Publication Citation

1 (2) IUSTITIA 21 (1973)


The agricultural industry, because of seasonal nature of crops, is unique in its use of labor. The required labor force fluctuates not only from year to year but from week to week, and day to day. Not as many laborers are required to weed and cultivate as are needed to plant and harvest. Inclement weather reduces the need for workers. The grower in Indiana needs an efficient means for ensuring a supply of labor for each season. Each spring between fifteen and twenty thousand Mexican- Americans come to Indiana to plant, cultivate, and harvest its crops. Traditionally, the work force Indiana draws upon comes from Texas. It is composed largely of Mexican-American laborers who are unskilled, of a different cultural tradition, and who are often unable to communicate in English.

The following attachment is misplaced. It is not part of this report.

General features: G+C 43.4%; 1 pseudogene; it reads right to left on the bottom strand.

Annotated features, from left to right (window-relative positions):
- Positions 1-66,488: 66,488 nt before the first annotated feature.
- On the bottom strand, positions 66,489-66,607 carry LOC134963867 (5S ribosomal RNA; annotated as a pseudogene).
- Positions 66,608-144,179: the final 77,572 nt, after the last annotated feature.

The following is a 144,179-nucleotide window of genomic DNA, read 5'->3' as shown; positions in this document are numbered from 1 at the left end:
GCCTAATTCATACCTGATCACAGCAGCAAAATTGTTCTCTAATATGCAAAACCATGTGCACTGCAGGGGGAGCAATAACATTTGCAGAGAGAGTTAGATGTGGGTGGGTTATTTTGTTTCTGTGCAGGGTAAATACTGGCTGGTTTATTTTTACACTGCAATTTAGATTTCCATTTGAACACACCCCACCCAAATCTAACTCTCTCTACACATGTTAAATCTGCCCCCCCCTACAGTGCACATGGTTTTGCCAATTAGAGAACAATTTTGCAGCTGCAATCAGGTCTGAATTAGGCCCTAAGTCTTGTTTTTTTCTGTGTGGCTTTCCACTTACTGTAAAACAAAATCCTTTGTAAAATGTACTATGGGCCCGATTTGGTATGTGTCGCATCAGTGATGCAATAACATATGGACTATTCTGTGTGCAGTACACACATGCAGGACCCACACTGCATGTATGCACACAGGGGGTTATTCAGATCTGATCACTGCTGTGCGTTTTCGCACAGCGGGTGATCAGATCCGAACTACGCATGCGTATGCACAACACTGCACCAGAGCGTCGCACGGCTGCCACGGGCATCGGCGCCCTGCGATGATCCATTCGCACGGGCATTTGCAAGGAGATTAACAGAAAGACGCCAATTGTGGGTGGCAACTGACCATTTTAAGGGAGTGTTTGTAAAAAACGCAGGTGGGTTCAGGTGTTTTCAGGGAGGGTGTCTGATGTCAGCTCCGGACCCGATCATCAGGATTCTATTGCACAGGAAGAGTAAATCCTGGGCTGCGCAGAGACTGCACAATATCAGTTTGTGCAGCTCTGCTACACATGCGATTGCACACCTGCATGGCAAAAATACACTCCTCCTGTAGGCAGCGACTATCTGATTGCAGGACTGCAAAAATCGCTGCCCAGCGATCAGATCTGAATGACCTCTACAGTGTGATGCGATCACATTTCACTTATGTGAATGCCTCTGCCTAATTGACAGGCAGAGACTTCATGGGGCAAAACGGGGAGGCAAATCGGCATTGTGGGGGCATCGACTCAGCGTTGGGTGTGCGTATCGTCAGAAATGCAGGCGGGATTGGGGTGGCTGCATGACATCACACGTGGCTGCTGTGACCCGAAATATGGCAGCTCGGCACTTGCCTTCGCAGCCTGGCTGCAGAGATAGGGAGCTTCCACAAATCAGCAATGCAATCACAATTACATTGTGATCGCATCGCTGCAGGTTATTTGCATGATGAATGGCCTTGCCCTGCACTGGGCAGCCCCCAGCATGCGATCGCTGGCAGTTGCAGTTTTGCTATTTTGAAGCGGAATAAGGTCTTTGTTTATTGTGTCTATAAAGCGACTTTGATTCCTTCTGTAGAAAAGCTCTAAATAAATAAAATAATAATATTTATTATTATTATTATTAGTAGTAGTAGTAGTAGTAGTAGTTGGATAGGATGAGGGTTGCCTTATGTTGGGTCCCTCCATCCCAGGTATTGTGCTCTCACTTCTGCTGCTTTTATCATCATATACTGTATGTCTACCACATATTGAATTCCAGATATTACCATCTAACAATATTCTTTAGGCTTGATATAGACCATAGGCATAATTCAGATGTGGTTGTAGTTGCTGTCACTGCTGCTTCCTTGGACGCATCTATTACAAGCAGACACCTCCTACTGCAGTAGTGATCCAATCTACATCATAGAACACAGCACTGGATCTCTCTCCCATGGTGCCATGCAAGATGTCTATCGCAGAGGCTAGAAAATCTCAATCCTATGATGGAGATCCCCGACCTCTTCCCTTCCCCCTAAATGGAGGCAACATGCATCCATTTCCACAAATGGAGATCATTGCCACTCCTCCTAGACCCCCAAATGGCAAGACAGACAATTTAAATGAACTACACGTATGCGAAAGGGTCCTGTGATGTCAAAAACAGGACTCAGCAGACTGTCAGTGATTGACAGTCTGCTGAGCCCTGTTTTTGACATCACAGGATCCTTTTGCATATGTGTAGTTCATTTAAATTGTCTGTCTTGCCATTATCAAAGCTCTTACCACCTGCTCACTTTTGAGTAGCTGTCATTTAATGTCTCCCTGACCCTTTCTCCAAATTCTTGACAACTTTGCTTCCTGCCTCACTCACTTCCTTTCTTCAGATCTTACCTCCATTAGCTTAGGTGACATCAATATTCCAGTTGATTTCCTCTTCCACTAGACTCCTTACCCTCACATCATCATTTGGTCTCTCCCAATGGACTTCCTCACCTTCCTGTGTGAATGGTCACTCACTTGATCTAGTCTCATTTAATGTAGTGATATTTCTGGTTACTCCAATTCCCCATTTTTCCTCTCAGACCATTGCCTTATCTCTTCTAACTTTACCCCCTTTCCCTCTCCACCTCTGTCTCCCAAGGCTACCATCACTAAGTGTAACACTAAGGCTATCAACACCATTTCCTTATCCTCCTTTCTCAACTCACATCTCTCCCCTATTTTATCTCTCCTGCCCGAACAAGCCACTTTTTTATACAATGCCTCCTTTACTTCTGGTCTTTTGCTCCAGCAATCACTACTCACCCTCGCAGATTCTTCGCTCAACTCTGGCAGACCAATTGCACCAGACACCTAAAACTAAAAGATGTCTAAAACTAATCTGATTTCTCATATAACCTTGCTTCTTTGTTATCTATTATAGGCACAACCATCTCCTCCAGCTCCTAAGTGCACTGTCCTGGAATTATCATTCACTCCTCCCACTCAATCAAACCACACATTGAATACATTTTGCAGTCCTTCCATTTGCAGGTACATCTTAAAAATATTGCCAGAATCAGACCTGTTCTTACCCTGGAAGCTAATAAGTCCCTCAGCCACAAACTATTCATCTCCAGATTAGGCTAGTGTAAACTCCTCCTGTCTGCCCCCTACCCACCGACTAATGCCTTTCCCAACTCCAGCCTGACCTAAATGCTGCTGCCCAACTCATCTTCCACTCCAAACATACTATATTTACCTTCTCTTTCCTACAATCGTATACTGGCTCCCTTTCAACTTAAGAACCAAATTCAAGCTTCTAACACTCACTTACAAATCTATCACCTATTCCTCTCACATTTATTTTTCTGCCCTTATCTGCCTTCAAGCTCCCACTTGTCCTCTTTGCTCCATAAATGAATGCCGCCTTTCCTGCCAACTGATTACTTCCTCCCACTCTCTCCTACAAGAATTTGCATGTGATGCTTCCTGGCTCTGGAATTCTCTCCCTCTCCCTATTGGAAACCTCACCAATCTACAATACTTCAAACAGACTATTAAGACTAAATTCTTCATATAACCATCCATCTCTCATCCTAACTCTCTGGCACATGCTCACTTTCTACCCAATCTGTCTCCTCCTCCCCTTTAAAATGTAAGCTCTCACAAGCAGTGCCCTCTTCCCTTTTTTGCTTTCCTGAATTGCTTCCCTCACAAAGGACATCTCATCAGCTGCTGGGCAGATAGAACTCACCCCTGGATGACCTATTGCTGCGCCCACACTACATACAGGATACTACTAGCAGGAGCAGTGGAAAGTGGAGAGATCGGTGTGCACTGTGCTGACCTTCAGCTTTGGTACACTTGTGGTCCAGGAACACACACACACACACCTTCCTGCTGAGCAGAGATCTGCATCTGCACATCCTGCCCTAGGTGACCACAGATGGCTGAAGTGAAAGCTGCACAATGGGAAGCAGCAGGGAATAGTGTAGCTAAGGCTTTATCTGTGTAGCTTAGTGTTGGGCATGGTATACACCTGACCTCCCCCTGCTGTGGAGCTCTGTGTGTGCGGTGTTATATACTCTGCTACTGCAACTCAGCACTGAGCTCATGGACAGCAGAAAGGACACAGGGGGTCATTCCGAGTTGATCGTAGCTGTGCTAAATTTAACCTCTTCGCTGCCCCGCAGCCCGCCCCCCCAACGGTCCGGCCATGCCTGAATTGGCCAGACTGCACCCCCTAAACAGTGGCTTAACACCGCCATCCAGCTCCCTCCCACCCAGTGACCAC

The difficult task of locating and hiring the workers has been delegated by the grower to farm labor contractors, hereafter called crew leaders. Since the grower has traditionally relied on the crew leader for all his contracts with the work force he has developed no other efficient means of ensuring that sufficient numbers of workers will return each season. Crew leaders are given money to recruit workers from Texas in the early spring. In addition to the crew leader's salary the grower frequently provides him with a bonus for each worker he recruits. As a hiring inducement the crew leader loans money, provided by the grower, to pay debts accumulated by migrants during the past winter. The crew leader records this loan to be repaid with interest by the migrant from his family's weekly wage. The crew leader's responsibilities to the grower and to the migrants include bargaining with workers over terms and conditions of employment, discovering and disclosing the kind of living accommodations, and arranging transportation and meals for the workers and their families.